Development unfolds during early and middle-childhood (2–12 years) in much the same way as in the first two years of life. Sensory discrimination, such as accuracy of color matching, depth perception, and auditory capability, improve. Increases in body size, muscle strength, and agility support more complex locomotor skills, such as running, jumping, and throwing a ball. At the same time, eye–hand coordination and fine motor skills are developing. Children proceed through a series of developmental milestones where previously acquired skills are integrated into more complex systems. Skills are refined as children develop and are faced with new experiences.

In the concrete operational phase (7–11 years) of cognitive development, reasoning becomes more logical and organized as children apply new information to skills. After age 11, cognition finally becomes the abstract and logical thinking of an adult.


Cognitive development, including concept formation, problem solving, and reasoning, refers to the process through which children acquire and use knowledge. Jean Piaget’s (1896–1980) cognitive-developmental theory has been one of the most influential explanations of how intellectual skills develop. In contrast to the early neo-behaviorist viewpoint (e.g., where learning occurs through reinforcement of behavior), Piaget proposed that children actively create knowledge as they interact with their world. This is described as the constructivist approach to cognitive development. Cognitive structures develop through assimilation (interpreting new experiences in terms of existing models of the world) and accommodation (modifying information to meet new situations). Development is characterized by the continual organization (e.g., rearrangement) of the cognitive structures to produce a more elaborate cognitive system.

Piaget divided cognitive development into four stages that are characterized by qualitatively different skills. In the sensorimotor stage (birth–2 years), the infant coordinates sensory information and motor movements to explore the world. A hallmark of this stage is the development of object permanence, or the idea that an object continues to exist, even while out of sight. The preoperational stage (2–7 years), is characterized by symbolic, yet illogic, thought. Make-believe play and the development of language take place during this stage. Symbols and language are increasingly used to represent the child’s world. In the concrete operational phase (7–11 years), reasoning becomes more logical and organized. Children are applying new information to skills. In the final stage of formal operations (11 years–adult), cognition becomes the abstract and logical thinking of the adult.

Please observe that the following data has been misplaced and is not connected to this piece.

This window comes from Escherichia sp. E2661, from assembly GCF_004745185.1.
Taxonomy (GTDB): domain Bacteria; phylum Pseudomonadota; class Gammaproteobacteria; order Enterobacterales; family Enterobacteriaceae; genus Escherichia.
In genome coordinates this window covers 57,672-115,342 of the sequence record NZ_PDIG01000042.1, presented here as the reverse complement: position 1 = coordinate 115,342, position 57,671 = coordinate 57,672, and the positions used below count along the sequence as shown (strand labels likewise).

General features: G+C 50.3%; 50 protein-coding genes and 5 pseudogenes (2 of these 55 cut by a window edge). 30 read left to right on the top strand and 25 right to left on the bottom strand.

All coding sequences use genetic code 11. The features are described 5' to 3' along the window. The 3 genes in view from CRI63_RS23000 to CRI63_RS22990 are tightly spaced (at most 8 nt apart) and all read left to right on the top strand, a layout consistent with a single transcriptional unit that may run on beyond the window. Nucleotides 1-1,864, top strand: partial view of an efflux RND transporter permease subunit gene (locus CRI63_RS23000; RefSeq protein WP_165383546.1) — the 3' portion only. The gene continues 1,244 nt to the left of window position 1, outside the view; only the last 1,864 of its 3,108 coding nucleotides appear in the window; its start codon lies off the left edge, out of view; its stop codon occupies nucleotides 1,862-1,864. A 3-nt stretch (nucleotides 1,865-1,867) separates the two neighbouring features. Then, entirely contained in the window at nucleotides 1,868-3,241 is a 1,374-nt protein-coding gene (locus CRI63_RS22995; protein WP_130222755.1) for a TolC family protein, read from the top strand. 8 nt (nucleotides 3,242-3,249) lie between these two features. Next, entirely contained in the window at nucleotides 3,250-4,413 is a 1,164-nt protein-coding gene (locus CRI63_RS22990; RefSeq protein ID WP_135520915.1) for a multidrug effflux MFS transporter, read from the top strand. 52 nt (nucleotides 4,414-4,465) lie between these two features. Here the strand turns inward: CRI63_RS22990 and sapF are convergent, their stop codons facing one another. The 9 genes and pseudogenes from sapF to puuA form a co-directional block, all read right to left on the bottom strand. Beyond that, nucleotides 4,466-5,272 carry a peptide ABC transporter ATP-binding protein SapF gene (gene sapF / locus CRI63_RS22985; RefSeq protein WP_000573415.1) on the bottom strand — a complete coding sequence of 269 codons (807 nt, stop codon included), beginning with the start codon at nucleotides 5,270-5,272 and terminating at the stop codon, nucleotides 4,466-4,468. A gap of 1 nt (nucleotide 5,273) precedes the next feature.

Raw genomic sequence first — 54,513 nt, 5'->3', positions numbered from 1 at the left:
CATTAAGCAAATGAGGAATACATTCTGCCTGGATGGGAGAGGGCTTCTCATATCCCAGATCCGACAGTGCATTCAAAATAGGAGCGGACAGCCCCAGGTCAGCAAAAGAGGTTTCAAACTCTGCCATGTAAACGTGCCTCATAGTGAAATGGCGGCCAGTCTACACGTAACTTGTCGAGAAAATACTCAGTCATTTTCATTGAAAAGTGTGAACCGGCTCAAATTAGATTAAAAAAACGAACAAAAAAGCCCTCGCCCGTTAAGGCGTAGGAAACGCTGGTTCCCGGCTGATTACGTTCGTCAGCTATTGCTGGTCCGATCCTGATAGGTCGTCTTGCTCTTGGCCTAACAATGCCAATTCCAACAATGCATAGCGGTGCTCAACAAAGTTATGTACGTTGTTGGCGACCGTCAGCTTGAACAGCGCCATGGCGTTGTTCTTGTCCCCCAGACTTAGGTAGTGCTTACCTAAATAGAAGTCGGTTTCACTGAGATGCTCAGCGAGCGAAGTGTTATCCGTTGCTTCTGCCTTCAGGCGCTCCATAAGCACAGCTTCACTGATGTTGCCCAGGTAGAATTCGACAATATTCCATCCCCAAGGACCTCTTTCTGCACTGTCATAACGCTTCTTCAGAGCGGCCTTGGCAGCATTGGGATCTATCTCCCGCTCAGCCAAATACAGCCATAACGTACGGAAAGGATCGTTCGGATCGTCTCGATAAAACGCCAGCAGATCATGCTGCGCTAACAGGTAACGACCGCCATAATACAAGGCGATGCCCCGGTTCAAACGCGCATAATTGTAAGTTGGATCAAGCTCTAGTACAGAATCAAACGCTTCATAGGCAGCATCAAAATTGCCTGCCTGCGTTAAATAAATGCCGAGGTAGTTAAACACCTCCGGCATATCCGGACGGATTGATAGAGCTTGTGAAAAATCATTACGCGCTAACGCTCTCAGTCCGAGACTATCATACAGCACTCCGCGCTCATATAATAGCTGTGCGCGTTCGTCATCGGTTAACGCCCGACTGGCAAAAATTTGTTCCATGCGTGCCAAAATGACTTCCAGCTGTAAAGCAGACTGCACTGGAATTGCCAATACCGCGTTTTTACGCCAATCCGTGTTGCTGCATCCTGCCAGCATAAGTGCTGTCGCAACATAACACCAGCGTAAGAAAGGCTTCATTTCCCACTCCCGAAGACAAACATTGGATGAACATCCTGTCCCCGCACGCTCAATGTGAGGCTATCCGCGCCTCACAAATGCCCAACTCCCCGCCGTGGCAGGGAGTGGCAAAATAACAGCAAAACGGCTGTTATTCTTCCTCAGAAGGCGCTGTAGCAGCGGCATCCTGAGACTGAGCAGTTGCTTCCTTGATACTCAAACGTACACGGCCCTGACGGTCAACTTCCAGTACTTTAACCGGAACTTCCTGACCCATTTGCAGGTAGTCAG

Although Piaget made a lasting contribution to our understanding of cognitive development, his work has been challenged. Recent work has led to several refinements of his theory. Current theories do not place as much emphasis on the stage-like processes of cognitive development as Piaget did (e.g., information processing perspective). Children are continually refining and acquiring new cognitive skills; few abilities are present in one distinct stage and not another. Other theoretical perspectives emphasize the influence of the social world on cognitive development (e.g., sociocultural theory). A child’s development is a socially mediated process, and is affected by interactions with others within a unique cultural context. Children actively construct knowledge (self-generation of cognitive ability), but also develop within the complex, multilayered system of their environment (ecological-systems theory).


Language development illustrates the combined influence of inherent ability and experience. Infants are capable of vocalizing at birth. Babies coo (vowel-like noises) and babble (consonant-vowel-like combinations) in the first few months of life. This is called prelinguistic vocalization. Infants are quite receptive and responsive to language at this time. They are sensitive to the sound of voices and their native tongue, and respond through gestures and other nonverbal cues (e.g., facial expressions). The complexity of communication changes from vocalizations to one-word utterances to combinations of words into simple sentences by the time a child is 2 years of age. Early words are linked to specific cognitive achievements. For example, the development of object permanence corresponds to disappearance terms, such as “all gone.” Children can also connect a new word with its underlying concept after only a brief encounter (fast mapping). Child–caregiver interaction is a powerful influence; verbal prompts, imitation, and expansion on a child’s language promote further language development.

In the preschool years (2½–5 years of age), children come to produce relatively complex sentences. With this complexity comes the ability to conform to rules of language. Inflections are used, like singular and plural for nouns, and tense for verbs. Children become capable of asking questions and of connecting sentences/embedding one sentence within another. They can express relational contrasts (e.g., big/little), and adapt language to social expectations. Conversational skills are acquired that enable the child to communicate more effectively with others. By middle childhood, children become better listeners and manipulate language through more complex grammatical structures. The development of comprehension is marked by meta-linguistic awareness (the ability to think about language) and make inferences regarding the meaning of sentences. As children move from childhood to adolescence, they become more effective at communication through linguistic refinement and social experience.